You’re feeling good about your latest script draft. You’ve crafted a strong story structure and compelling character arcs. But there’s something missing that you can’t put your finger on. A little je ne sais quoi.
Threading in a motif–a recurring thematic element–can be the difference between a solid script and a script that stands out.
Consider French Kiss** (as I often do) starring Meg Ryan and Kevin Kline, from the romcom heyday of the 90s. I teach this film in our Concept to Pages class as an example of excellent story structure and character arc, because it’s all there and extremely well developed. But it’s got the details too.
In the film, Kate learns that her picture-perfect fiancé has met the woman of his dreams in Paris, upending her Perfect Life Plan, so she sets out to win him back. Due to a deep-seated fear of flying, Kate hadn’t wanted to go to Paris in the first place. Once there, she refuses to be charmed by the city; its joie de vivre is not her thing. On a more external level, she refuses to be charmed by roguish jewel thief, Luc, who for entirely selfish reasons, agrees to help her in her quest. There is one thing though: she would like to see the Eiffel Tower.
The Tower represents joy, love, and what’s right in front of her but somehow out of reach. Throughout her misadventures with Luc in Paris, she has several near misses seeing the Tower. Once, it disappears between buildings as they drive; once in the wee hours its lights go out just as she turns to look. These are not scenes, just quick beats nestled in larger events on the A storyline. The script would have been perfectly fine without them. But they give it one more layer of depth.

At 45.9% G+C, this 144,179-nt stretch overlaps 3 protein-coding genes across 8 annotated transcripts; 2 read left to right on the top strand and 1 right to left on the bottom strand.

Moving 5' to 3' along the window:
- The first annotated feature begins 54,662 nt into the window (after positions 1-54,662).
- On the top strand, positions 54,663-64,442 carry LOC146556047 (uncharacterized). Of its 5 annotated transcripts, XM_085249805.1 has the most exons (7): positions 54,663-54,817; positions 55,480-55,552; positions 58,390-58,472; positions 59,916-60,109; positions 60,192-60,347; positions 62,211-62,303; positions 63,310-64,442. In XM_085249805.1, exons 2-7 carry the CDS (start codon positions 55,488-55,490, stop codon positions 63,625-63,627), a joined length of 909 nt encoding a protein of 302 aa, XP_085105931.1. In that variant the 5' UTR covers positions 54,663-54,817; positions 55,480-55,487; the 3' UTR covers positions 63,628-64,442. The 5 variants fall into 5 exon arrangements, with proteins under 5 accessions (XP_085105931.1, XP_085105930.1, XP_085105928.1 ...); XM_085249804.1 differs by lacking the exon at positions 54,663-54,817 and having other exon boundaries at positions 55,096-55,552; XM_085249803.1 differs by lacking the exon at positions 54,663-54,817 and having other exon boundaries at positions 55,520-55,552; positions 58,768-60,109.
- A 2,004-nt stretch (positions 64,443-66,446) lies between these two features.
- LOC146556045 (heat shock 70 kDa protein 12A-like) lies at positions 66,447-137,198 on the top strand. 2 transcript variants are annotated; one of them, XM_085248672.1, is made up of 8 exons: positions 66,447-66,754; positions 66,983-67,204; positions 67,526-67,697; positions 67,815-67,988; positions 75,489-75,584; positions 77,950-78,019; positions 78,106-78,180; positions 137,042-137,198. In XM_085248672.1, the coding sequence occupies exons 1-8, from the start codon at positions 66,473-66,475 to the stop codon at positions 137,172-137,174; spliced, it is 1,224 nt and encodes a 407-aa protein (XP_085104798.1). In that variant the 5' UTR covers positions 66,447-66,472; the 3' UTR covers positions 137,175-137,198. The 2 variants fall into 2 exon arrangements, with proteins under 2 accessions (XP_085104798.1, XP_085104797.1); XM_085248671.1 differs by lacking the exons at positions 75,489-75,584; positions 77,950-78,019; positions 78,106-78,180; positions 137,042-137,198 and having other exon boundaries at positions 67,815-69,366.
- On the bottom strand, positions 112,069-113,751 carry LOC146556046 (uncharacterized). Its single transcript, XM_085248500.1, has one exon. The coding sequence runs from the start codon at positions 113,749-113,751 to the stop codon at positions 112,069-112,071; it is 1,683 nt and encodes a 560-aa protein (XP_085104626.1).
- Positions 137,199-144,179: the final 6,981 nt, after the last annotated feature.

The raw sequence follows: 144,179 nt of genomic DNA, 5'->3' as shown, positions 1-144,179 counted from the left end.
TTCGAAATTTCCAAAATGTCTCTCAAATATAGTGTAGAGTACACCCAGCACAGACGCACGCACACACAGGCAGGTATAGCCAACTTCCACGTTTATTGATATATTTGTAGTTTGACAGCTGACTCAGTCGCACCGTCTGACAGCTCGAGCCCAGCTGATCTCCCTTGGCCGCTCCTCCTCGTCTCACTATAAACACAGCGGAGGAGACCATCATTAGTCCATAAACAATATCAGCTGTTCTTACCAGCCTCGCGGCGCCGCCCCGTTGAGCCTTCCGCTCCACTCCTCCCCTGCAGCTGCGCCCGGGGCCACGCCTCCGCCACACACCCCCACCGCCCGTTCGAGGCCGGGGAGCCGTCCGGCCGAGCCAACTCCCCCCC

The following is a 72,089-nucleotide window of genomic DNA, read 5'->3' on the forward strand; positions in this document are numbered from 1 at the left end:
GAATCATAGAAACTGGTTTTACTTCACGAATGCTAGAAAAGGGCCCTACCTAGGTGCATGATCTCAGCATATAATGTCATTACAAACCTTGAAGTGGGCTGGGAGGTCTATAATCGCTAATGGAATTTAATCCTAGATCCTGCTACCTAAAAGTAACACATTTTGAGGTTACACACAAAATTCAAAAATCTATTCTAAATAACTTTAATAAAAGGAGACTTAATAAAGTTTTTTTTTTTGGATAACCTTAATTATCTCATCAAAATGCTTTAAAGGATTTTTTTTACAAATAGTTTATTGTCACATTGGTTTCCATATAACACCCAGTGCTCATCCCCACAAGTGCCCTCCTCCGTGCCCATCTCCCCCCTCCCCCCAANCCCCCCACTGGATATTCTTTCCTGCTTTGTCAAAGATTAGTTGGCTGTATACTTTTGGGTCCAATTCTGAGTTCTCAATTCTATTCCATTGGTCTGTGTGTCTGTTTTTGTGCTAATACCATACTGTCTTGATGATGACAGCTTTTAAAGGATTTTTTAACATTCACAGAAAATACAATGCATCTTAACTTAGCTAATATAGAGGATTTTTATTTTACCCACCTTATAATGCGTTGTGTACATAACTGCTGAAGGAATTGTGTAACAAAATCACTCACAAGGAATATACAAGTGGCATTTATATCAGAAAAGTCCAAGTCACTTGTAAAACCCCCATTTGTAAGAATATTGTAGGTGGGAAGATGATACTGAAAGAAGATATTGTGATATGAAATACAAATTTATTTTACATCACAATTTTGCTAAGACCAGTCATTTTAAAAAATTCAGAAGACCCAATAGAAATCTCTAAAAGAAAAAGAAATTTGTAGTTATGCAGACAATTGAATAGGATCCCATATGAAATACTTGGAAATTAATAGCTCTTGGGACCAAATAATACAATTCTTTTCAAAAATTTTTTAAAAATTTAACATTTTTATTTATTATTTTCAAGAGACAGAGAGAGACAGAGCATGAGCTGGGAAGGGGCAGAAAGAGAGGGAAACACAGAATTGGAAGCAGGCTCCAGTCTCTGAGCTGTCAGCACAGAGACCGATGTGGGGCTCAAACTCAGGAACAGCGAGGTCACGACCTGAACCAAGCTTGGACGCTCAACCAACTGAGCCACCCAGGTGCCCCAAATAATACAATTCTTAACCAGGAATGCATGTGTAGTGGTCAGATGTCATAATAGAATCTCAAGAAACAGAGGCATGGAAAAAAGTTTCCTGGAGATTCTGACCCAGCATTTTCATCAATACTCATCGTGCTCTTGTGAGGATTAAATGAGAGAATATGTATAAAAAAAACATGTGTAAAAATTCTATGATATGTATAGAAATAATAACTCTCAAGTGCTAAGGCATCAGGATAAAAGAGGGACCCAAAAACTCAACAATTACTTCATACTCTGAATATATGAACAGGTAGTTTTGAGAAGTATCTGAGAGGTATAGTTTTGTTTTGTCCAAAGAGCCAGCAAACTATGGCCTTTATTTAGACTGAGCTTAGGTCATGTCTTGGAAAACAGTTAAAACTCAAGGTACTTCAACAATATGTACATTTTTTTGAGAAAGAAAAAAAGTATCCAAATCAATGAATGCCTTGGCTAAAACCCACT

The satisfying payoff to this motif comes near the midpoint when Kate has hopped a train to Nice in pursuit of her fiancé. She’s coming into her own power, no longer being played by Luc, and starting to see the charm in all this French cheese. To underscore this character shift, she finally sees the Tower as the train leaves Paris. She savors the vision, shushing Luc; she’s earned this. It’s a beautiful and wordless moment, and it shows us she’s growing.
Later in the third act, Kate teases Luc with a limp Eiffel Tower novelty toy. It is another small beat in a larger scene that signifies she’s grown into a confident woman, no longer a desperate singleton who would follow a cheating fiancé halfway across the world. And it shows that screenwriter Adam Brooks was having fun writing this.
The Eiffel Tower motif in French Kiss could have easily been left out, but its appearance through the story underscores Kate’s journey and makes the script shine that much brighter.
Other examples of motifs include birds representing freedom in Aladdin and power in The Lord of the Rings, and mirrors in Hitchcock films representing a character’s split personalities. Motifs can also be aural like the bells in It’s a Wonderful Lifesymbolizing an angel getting their wings, and therefore joy or a goal accomplished.
Consider what motifs might enhance the telling of your story. What could add a visual or sonic through line to your script? You may be able to think of details like these while you’re in your outline phase. For me, motifs are polish that happen in a rewrite.
If you’re ready to polish, check out our next Writing is Rewriting course.
**It has recently been brought to my attention that this film is not available for streaming in the US which is a crime. All fans of rom coms, Kevin Kline, or Meg Ryan should write a strongly worded letter to Amazon Prime.